When Jaimie Cole, a Certified Nursing Assistant, was in her third trimester of pregnancy, she developed high risk of preeclampsia, a common condition involving high-blood pressure that can lead to preterm labor or even death. Her doctor advised her not to do any heavy lifting. Unfortunately, Jaimie’s job, which entailed helping patients in and out of bed and assisting them with bathing and other tasks, regularly required her to do just that. So Jaimie gave her employer, the Brian Center, a long-term care facility owned by Sava SeniorCare, a doctor’s note and requested a temporary light duty assignment. Instead, she was sent home without pay for the rest of her pregnancy—because, according to her supervisor, pregnant women weren’t eligible for light duty.
As a soon-to-be mother of three and the primary breadwinner in her family, losing her paycheck could not have come at a worse time for Jaimie. She fell behind on her bills and went into credit card debt, was forced to sell her car, and lost approval for a mortgage to buy her house. She couldn’t even afford to furnish a nursery for her new baby.
Jaimie contacted the ACLU of North Carolina Legal Foundation, which filed a pregnancy discrimination claim on her behalf. Happily, this week we reached a settlement in her case. Sava has agreed to pay Jaimie back for the time she was forced off the job, and to compensate her for the financial and emotional harms she and her family suffered. Sava has also implemented a new policy for pregnant workers, making sure that in the future they’ll get light duty or other accommodations on the same terms as other employees needing temporary job changes.
What happened to Jaimie is more common than you might think. In many cases, women are able to work throughout their pregnancies without disruption, but in others, job modifications may be necessary. These can be as simple as permission to sit on a stool, carry snacks or a water bottle, or take short breaks—minor adjustments that should be no-brainers for employers. In some cases—especially in low-wage jobs that require prolonged standing (like retail or food service), and jobs involving heavy lifting or physical activity (like Jaimie’s)—women may require other kinds of short-term modifications, including temporary job reassignment. In either case, no woman should be forced to choose between her paycheck and a healthy pregnancy.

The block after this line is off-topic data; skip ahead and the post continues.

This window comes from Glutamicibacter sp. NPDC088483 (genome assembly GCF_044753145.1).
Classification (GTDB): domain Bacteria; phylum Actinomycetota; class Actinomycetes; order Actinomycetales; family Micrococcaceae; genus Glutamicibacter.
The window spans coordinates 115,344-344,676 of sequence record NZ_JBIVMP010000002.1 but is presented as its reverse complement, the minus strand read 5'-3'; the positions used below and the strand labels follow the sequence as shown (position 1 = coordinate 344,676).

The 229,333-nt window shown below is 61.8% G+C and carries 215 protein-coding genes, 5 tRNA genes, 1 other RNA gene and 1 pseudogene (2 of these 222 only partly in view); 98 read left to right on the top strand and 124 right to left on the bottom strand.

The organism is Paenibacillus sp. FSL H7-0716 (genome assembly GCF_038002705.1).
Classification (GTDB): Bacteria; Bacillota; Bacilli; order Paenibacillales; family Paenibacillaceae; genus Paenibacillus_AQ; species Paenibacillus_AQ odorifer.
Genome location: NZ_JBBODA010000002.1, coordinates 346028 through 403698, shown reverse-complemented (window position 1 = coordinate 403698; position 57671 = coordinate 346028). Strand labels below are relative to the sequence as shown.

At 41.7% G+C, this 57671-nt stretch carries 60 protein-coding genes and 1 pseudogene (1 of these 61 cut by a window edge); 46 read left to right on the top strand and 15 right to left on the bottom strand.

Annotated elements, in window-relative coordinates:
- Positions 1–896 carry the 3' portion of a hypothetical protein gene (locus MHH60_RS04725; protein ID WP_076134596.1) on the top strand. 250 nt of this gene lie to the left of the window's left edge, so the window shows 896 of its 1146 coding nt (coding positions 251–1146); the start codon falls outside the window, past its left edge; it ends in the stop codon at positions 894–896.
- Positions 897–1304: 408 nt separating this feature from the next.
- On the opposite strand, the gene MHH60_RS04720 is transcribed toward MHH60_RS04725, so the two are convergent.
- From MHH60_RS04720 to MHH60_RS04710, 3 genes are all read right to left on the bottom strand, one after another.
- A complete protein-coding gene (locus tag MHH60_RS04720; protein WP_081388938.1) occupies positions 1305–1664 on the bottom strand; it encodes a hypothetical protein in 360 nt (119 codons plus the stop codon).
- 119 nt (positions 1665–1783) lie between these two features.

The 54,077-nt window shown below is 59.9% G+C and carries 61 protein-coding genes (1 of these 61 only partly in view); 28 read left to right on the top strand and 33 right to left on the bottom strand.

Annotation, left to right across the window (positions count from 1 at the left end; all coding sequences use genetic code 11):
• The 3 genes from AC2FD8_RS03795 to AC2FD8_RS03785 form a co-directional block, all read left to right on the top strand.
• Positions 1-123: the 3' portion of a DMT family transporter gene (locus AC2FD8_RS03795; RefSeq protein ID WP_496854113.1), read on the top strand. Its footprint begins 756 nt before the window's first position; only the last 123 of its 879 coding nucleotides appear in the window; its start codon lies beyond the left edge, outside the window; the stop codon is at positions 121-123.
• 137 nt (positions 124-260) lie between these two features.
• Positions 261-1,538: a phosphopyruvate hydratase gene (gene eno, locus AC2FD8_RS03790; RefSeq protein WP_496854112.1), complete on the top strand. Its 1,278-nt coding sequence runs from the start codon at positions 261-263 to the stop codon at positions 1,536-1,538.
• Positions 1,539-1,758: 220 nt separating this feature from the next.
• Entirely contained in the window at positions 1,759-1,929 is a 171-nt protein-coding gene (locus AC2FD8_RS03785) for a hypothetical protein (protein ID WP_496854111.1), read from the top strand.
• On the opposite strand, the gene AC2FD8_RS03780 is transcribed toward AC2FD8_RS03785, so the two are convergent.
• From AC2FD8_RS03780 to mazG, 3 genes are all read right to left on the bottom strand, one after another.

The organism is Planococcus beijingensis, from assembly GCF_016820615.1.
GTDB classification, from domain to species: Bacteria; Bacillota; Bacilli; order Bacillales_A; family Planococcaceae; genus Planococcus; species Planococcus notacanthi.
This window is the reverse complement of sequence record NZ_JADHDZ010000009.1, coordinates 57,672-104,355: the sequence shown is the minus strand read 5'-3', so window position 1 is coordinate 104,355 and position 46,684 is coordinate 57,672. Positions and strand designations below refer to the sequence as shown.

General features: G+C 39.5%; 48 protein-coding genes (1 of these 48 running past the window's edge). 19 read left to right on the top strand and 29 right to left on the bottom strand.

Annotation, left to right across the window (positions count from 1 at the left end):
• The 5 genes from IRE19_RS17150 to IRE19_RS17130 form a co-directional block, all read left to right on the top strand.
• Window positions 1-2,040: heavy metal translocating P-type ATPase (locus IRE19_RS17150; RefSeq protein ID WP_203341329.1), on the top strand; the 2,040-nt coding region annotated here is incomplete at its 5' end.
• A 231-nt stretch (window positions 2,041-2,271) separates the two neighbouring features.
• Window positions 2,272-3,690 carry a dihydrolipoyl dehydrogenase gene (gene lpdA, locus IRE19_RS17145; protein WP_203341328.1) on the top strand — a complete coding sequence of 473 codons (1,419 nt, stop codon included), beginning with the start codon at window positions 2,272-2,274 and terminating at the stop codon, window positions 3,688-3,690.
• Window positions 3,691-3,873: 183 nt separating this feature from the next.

The outlook may be shifting. Jaimie’s case is one of several that have settled in the wake of the Supreme Court’s ruling last spring in Young v. U.P.S.—a similar case brought by Peggy Young, a UPS delivery driver who was also forced off the job due to a lifting restriction. The Court ruled in favor of Young, finding that employer policies that deny women accommodations for pregnancy-related conditions, while providing such accommodations to other workers with similar limitations, can violate sex discrimination laws. Young’s case subsequently settled (after UPS also changed its policy), as have several cases the ACLU has worked on since the Young decision.
These settlements and policy changes are encouraging: employers may finally be getting the memo that if they keep forcing pregnant women off the job, they could end up paying a steep price. And the fact is, women like Jaime should never have had to sue their employers in the first place.
The simplest and best solution is to pass the Pregnant Workers Fairness Act (S. 1512/HR 2654). This bipartisan federal bill would affirmatively require employers to provide reasonable accommodations to women who need them during pregnancy, so long as it doesn’t impose an undue burden on the employer. Congress should make this bill a priority. In the meanwhile, the ACLU continues to fight for pregnant workers like Jaimie and their families to ensure they receive the fair treatment they deserve.